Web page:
Last post about Gran Canaria, I promise!
There wasn’t much on Happy Cow for Gran Canaria itself or Playa del Inglès, where we were staying. I will aim to add a few of my reviews as I am conscious that Happy Cow is what we make of it!
There is, however, a Facebook group for vegetarians and vegans in Gran Canaria – it’s in Spanish but it should be easy enough to see restaurant names and addresses and whether they are suitable for vegetarianos or veganos.
Going out: You will be able to eat something, but nothing overly fulfilling – sandwich shops like Pret are your best bet where at least you know what you’re getting.
Coming back: You may not be able to find so much as a decent piece of fruit or plain salad. At best you can get a plain salad, maybe a jacket potato or some chips if you are lucky.
My advice: whether you are picky or not, on a budget or not, health-conscious or not, at the very least bring a plentiful supply of sweet and savoury snacks. Nuts and protein bars are great and don’t take up much room for the amount of sustenance they provide.
Soy milk is readily available even in smaller grocery stores – usually Vivesoy but in larger stores you may find Alpro or a cheaper own-brand. In the juice section I have also seen Vivesoy juice+soy milk drinks – it might sound vile but they are surprisingly good, and a good way to add a bit of protein to a sugary fruit juice.
Rice milk is quite often available, and I saw almond milk and oat milk in bigger stores.
Soy yoghurts are usually quite easy to find, even in a majority of smaller stores. Look for Kalise brand.
I saw tofu once in the big Eurospar – it was in a flat carton in the health food/free from section. Never seen fresh tofu in a refrigerated section.
I have yet to spy any veggie sausages, veggie burgers, or any other similar products in any supermarket.
Most places will have a free from section – the big emphasis appears to be on gluten free and diabetic foods (with sugar-free chocolate available in many small outlets) and nothing – as far as I can tell – is marked “vegan”. A few brands of biscuits are often vegan – normally quite generic types of biscuits, and none of the moist cake-type treats. Luckily, the palmier biscuits of my Paris-based childhood memories are always vegan. Ben taste-tested a few as I don’t trust myself around them, and these were his favourites:
There are a few Chinese buffets and restaurants which will always have vegetable dishes but beyond that options are usually limited.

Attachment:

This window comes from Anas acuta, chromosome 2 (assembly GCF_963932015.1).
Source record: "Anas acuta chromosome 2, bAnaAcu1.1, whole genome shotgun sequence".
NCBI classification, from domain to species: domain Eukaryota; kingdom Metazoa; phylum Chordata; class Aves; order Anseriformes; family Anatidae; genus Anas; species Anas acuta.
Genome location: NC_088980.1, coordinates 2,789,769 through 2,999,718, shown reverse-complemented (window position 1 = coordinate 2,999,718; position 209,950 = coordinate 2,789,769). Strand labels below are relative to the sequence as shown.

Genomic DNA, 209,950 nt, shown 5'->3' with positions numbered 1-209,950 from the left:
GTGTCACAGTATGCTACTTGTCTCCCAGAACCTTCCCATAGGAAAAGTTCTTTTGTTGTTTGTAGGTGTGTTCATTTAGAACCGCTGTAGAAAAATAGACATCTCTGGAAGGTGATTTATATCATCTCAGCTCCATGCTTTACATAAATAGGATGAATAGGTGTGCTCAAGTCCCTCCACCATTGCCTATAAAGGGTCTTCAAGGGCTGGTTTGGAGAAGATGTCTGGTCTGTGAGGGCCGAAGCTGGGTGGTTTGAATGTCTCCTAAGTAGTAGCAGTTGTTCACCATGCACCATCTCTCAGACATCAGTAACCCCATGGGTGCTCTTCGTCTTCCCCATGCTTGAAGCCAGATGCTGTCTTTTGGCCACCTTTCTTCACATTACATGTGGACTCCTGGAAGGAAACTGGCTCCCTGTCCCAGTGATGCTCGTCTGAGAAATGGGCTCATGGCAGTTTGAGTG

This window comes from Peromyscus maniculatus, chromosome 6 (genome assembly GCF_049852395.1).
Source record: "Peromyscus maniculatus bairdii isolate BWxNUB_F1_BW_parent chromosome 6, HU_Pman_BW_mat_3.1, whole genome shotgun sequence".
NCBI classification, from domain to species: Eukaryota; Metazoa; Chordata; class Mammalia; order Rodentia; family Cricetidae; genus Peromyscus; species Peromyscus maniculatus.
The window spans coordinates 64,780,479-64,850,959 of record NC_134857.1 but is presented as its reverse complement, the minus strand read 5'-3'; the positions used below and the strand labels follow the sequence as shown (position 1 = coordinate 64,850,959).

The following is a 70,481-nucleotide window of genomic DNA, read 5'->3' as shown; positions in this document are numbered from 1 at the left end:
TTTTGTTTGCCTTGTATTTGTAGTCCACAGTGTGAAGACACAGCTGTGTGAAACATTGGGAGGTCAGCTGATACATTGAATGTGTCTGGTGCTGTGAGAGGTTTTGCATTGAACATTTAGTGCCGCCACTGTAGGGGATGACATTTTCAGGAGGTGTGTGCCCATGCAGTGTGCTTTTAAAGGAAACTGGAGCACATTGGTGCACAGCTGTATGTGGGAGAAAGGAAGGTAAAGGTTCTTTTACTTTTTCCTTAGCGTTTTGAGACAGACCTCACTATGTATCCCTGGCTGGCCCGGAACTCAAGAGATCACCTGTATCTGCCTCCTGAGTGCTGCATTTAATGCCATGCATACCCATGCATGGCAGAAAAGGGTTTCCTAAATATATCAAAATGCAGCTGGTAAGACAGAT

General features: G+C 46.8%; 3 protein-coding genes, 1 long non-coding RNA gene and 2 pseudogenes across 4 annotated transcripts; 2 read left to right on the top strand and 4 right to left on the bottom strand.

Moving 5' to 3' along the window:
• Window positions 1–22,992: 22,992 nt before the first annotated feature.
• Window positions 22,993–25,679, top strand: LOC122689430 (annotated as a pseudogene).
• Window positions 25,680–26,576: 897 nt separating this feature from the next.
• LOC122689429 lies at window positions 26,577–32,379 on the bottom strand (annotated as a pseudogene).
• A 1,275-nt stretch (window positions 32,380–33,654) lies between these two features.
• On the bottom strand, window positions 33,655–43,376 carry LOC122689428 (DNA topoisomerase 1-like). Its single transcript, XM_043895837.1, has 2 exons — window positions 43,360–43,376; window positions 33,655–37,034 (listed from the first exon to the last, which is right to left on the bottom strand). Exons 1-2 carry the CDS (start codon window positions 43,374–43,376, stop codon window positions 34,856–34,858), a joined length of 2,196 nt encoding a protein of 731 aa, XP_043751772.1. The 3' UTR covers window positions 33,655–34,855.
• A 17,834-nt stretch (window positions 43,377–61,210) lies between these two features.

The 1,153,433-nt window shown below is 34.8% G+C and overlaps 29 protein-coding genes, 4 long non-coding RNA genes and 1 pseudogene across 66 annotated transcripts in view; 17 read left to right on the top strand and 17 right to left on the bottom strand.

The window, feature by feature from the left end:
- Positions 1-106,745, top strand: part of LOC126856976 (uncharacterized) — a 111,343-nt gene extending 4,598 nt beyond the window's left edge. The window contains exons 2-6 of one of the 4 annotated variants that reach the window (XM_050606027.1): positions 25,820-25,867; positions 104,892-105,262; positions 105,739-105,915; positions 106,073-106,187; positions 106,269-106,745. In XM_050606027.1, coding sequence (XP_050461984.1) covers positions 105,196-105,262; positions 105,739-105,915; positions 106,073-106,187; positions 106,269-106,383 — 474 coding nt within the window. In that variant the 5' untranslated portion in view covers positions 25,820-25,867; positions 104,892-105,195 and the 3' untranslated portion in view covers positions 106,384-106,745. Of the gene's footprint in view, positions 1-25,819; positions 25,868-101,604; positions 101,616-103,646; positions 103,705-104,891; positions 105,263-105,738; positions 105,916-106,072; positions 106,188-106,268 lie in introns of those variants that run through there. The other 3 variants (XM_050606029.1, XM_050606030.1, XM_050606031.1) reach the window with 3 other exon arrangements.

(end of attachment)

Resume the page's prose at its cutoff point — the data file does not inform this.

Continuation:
Almost every restaurant (apart from the Asian restaurants) – including “steakhouses” and “grills” will do pizza, pasta, paëlla, Canarian potatoes (patatas arrugadas) and salads. These can all be made vegan, if not overly interesting.
There are a few Italian restaurants – pasta is often egg free and pizza can usually be made vegan without cheese.
Restaurants advertising tapas won’t have much on the menu but as above, can usually make something including potatoes, rice, or pasta and vegetables.
There are a couple of Mexican restaurants where at least guacamole and beans can help bulk out a vegetable-and-grain dish.
There are a few British-style pubs – these appear to have the least vegan-friendly menus, but I didn’t actually explore any of them too closely.
Many ice cream places don’t even have sorbets, or may offer a lemon sorbet. When they do, staff usually don’t know if the sorbets are vegan-friendly – in my experience, staff can guarantee dairy-free but not egg-free and some commercial sorbets oddly sometimes contain egg, but rarely. Pingüino Soul offered the widest selection I could find.
I couldn’t see anywhere else that would offer vegan-friendly snacks, unfortunately!
Tips for eating out
- Don’t bother with the word “vegan” as you will waste time and energy – explain you are vegetarian and don’t eat egg or dairy (or honey, if this is likely to be an ingredient in your dish)
- Most places do seem to cook their food fresh, and have a plentiful array of vegetables to cook with, so don’t be afraid to ask if they can make you anything before picking out set options
- Maître d’s are always out touting their restaurant – use this to your advantage and ask them what they can make you before you settle on a place, as they will be keen to hold on to a potential customer
- Olive oil is usually the cooking fat of choice, but obviously do double-check
- Mixed salads, in my experience, are good but may include egg – apart from that, what is listed on the menu does tend to be what you get (unlike some places I’ve been where you will be greeted with surprise cheese or surprise lardons in your dish!)
All pretty straightforward, really. Another no-brainer: be polite but assertive. Take your time to explain what you want or need, but be clear that if they’re not prepared to accommodate you are prepared to go elsewhere.
At first glance the Canary Islands are totally vegan-unfriendly, but I have been lucky enough to have only positive interactions with helpful staff, which made it really quite a pleasant experience if not a culinary epiphany.
I will keep hunting for resources and add them in to that top section – if you know of any others, please let me know!